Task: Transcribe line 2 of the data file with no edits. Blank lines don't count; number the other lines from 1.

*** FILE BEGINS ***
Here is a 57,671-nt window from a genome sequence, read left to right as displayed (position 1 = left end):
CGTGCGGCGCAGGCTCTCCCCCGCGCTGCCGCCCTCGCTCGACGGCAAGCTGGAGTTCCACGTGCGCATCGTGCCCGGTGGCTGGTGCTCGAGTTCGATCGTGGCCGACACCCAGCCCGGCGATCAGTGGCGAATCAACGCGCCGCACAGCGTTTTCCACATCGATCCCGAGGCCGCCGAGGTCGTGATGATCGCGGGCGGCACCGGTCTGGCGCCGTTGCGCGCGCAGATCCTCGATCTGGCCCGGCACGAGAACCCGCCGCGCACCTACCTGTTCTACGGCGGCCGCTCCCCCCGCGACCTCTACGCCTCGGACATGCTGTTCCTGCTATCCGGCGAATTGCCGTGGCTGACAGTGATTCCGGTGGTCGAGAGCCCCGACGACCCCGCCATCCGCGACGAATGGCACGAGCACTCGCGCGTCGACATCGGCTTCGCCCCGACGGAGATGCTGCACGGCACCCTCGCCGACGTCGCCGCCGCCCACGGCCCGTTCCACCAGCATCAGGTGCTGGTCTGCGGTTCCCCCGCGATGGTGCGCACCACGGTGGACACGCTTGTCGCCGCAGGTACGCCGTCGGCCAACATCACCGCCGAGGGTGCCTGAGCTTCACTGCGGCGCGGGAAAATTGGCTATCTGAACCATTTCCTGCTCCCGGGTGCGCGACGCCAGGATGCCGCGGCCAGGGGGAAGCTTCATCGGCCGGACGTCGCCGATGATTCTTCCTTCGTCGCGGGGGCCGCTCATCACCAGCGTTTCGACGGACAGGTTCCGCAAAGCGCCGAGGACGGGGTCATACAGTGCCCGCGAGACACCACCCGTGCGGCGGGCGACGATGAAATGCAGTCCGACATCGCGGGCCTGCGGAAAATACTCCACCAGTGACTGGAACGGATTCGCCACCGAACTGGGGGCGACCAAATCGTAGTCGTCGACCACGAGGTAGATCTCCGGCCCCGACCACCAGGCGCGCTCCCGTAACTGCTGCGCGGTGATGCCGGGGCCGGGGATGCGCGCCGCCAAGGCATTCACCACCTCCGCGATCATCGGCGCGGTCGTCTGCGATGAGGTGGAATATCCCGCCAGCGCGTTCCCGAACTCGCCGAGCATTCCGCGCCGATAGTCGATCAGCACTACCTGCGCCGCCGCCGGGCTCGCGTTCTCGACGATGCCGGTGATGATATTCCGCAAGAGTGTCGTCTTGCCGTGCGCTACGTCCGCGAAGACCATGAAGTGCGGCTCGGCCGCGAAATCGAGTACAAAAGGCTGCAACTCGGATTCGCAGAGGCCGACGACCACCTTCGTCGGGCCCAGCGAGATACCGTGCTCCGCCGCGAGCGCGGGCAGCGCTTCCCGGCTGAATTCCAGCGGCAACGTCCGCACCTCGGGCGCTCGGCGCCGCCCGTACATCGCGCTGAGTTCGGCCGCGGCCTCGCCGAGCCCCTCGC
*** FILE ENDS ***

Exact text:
CGTGCGGCGCAGGCTCTCCCCCGCGCTGCCGCCCTCGCTCGACGGCAAGCTGGAGTTCCACGTGCGCATCGTGCCCGGTGGCTGGTGCTCGAGTTCGATCGTGGCCGACACCCAGCCCGGCGATCAGTGGCGAATCAACGCGCCGCACAGCGTTTTCCACATCGATCCCGAGGCCGCCGAGGTCGTGATGATCGCGGGCGGCACCGGTCTGGCGCCGTTGCGCGCGCAGATCCTCGATCTGGCCCGGCACGAGAACCCGCCGCGCACCTACCTGTTCTACGGCGGCCGCTCCCCCCGCGACCTCTACGCCTCGGACATGCTGTTCCTGCTATCCGGCGAATTGCCGTGGCTGACAGTGATTCCGGTGGTCGAGAGCCCCGACGACCCCGCCATCCGCGACGAATGGCACGAGCACTCGCGCGTCGACATCGGCTTCGCCCCGACGGAGATGCTGCACGGCACCCTCGCCGACGTCGCCGCCGCCCACGGCCCGTTCCACCAGCATCAGGTGCTGGTCTGCGGTTCCCCCGCGATGGTGCGCACCACGGTGGACACGCTTGTCGCCGCAGGTACGCCGTCGGCCAACATCACCGCCGAGGGTGCCTGAGCTTCACTGCGGCGCGGGAAAATTGGCTATCTGAACCATTTCCTGCTCCCGGGTGCGCGACGCCAGGATGCCGCGGCCAGGGGGAAGCTTCATCGGCCGGACGTCGCCGATGATTCTTCCTTCGTCGCGGGGGCCGCTCATCACCAGCGTTTCGACGGACAGGTTCCGCAAAGCGCCGAGGACGGGGTCATACAGTGCCCGCGAGACACCACCCGTGCGGCGGGCGACGATGAAATGCAGTCCGACATCGCGGGCCTGCGGAAAATACTCCACCAGTGACTGGAACGGATTCGCCACCGAACTGGGGGCGACCAAATCGTAGTCGTCGACCACGAGGTAGATCTCCGGCCCCGACCACCAGGCGCGCTCCCGTAACTGCTGCGCGGTGATGCCGGGGCCGGGGATGCGCGCCGCCAAGGCATTCACCACCTCCGCGATCATCGGCGCGGTCGTCTGCGATGAGGTGGAATATCCCGCCAGCGCGTTCCCGAACTCGCCGAGCATTCCGCGCCGATAGTCGATCAGCACTACCTGCGCCGCCGCCGGGCTCGCGTTCTCGACGATGCCGGTGATGATATTCCGCAAGAGTGTCGTCTTGCCGTGCGCTACGTCCGCGAAGACCATGAAGTGCGGCTCGGCCGCGAAATCGAGTACAAAAGGCTGCAACTCGGATTCGCAGAGGCCGACGACCACCTTCGTCGGGCCCAGCGAGATACCGTGCTCCGCCGCGAGCGCGGGCAGCGCTTCCCGGCTGAATTCCAGCGGCAACGTCCGCACCTCGGGCGCTCGGCGCCGCCCGTACATCGCGCTGAGTTCGGCCGCGGCCTCGCCGAGCCCCTCGC